As I noted in part 1 of this blog series, there are 3 primary components to installing a quality running track:
We’ll cover the materials of a quality running track in this blog.
Running Track Materials
A running track is made up of 3 layers:
- The sub-base,
- The all-weather surface,
- The rubber surface.
Let’s take a look at what comprises each of these layers.
The Running Track Sub-Base
The running track’s sub-base is the layer is the compacted dirt/soil and the crushed rock base.
The sub-base is the foundation for everything that is built on top of it so a properly designed and installed base is very important in determining the life span of the all-weather surface regardless if it is asphalt or concrete.
It is very important that the base is the proper depth for the soils on site and that it gets compacted to industry standards. This will insure that the asphalt or concrete surface placed on top will hold up for a long time. This will prevent premature cracking as well.
When you see a 20 plus year old track with no cracks in the asphalt or concrete surface you know the base was installed to industry standards.
The Running Track All-Weather Surface (Concrete or Asphalt)
The most common surface used for the running track oval is asphalt. The oval can be built using inner and outer concrete curbs, and slot drains can be incorporated along the inside edge for drainage.
The high jump aprons and runways for the pole vault and long and triple jumps events are built using asphalt and or concrete. Concrete tends to hold up better for these events.
The Running Track Rubber Surface
The rubber surface comes in many different types. The leading Polyurethane systems are the following:
- Black Base Mat: This system is comprised of mixing 1-3mm rubber granules with a poly binder and paving it in place on the track at ½”/13mm depth. This is the entry level track surface. A Base Mat is permeable which allows water to pass through the mat. This is an entry level High School system.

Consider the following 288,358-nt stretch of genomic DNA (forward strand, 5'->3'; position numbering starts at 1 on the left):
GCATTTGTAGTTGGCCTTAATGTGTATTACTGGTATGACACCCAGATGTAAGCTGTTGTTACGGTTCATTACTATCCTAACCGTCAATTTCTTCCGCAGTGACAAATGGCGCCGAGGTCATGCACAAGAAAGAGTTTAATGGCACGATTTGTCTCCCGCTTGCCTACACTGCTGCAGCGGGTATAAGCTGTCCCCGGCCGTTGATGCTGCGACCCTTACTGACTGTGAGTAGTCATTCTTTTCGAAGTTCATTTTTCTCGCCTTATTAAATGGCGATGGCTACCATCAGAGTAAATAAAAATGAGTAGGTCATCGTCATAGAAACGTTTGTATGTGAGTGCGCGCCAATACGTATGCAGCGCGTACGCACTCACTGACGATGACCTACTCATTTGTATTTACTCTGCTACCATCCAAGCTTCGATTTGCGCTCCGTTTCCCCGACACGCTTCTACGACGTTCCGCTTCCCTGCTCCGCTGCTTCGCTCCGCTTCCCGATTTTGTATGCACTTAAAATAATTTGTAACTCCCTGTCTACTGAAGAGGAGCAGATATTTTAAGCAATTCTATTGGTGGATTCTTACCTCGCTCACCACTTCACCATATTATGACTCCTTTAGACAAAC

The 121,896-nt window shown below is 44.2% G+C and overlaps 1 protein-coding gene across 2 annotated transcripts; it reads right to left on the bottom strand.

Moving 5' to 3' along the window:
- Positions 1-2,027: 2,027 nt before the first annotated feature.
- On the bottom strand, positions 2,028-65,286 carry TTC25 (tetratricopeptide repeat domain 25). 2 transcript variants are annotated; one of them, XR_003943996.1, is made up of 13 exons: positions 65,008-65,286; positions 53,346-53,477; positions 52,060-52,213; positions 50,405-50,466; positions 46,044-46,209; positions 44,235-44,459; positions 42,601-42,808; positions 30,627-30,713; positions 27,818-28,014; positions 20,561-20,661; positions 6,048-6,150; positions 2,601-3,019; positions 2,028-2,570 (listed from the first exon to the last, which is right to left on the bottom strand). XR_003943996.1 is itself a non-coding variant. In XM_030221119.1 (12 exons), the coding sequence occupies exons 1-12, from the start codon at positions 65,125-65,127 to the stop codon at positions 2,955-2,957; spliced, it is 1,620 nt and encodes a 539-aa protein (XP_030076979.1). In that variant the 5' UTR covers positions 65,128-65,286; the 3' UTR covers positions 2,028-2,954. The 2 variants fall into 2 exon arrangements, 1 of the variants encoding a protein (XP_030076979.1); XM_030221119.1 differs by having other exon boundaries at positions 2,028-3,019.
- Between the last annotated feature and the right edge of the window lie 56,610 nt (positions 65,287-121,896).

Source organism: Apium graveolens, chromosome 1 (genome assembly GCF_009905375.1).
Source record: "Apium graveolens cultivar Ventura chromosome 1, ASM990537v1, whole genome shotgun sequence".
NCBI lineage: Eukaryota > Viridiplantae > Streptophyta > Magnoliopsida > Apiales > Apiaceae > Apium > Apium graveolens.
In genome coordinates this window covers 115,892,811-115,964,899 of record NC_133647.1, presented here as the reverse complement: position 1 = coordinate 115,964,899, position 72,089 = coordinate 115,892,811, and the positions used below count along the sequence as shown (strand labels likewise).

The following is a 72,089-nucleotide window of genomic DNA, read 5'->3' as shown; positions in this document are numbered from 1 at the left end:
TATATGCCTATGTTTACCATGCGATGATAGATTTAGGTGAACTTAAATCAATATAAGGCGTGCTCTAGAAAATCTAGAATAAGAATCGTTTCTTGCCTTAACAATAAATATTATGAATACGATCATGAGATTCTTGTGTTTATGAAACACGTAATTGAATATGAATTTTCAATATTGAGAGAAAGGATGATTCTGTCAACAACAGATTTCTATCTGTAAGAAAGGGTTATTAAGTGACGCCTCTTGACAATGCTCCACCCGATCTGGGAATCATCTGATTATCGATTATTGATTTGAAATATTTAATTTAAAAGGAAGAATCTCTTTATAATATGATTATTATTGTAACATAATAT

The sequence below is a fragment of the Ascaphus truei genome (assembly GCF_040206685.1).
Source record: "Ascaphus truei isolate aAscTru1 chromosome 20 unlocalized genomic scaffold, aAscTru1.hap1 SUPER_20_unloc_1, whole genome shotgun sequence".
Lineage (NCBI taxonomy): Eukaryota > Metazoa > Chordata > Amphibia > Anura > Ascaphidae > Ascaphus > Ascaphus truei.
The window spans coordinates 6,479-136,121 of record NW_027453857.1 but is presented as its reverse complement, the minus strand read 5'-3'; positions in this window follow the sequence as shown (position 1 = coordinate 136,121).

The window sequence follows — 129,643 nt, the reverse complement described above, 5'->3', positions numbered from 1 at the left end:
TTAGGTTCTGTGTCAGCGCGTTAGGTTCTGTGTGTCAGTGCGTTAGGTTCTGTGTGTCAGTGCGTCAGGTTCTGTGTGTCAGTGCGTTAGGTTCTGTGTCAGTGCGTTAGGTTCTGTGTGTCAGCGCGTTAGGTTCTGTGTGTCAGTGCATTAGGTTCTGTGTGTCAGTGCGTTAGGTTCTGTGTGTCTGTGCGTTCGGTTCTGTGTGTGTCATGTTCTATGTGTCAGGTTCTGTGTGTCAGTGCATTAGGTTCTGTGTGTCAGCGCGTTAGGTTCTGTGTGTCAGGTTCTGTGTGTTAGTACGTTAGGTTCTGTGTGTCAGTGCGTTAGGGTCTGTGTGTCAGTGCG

- Poly Structural Spray: The Base Mat System mentioned above should have a Structural Spray applied on top as the wear course to protect the Base Mat from wear, spike damage and to add UV protection from the sun to keep the Base Mat from getting hard from being exposed to the elements. A Structural Spray consist of mixing pigmented binder with .5-1.5 EPDM rubber granules and then is spray applied to the Bae Mat or as a maintenance coating to an older Base Mat or Base Mat Structural Spray. Many track companies do not propose or install this to the Base Mat during the initial installation to keep the costs down. A Base Mat should at the very latest have a Structural Spray added with in the first five years of its life to keep the base mat from getting hard and cupped out in the lanes from spike damage. A Structural Spray is also permeable. A Structural Spray is used as a maintenance coating to tracks when they need to be refurbished.
- Base Mat Structural Spray (Impermeable): This system does not allow water to penetrate through the system. It is comprised of the Base Mat which is then sealed with a squeegee applied two component Poly Pore Sealer material that when cured makes the base mat 100% water proof or impermeable so no water can pass through the mat. The system is then covered with two coats of Poly Structural Spray. This system is impermeable and has a finished depth of ½”/13mm. This is a High School and small College system.
- Sandwich System: This system is an impermeable system comprised of a paved in place Poly Base Mat and then it is sealed with a two component Poly Pore Sealer to completely seal the base mat. The finished top coat is called a Flood and Chip and is comprised of squeegeeing out a two part poly binder. As the binder is being applied 1-3mm EPDM rubber granules are then broadcast into the wet two component poly binder. After the cost is cured the excess rubber is swept up and recycled. This system can also get sealed and varnished for longer wear and UV protection. This is both a high end high school and college level track system.
- Full Pour: This system is usually installed at the college and division one university level but can be found at some high schools as well. This system can come in several different formulations but generally consists of two or three coats of two component urethane with or without granulated rubber installed and with a variety of optional seal coats that can be applied on top of the finished full pore coating. The layers are squeegee-applied in liquid form.
Next Time… Track Installation Technique
In part 3 of our series on “How to Install a Quality Running Track”, we’ll discuss the role application technique plays in installing a quality running track.
In the meantime, if you have specific questions regarding your running track, feel free to email me at firstname.lastname@example.org.
I’d be glad to help you understand what it takes to build the best running track for your school or facility.
Lance Laurent has been the track and tennis court resurfacing industry for over 20 years and has run Pro Track and Tennis, Inc. since 2005. Lance has extensive knowledge of the sports surfacing industry and has personally installed over 400 running track surfaces and just as many court surfaces.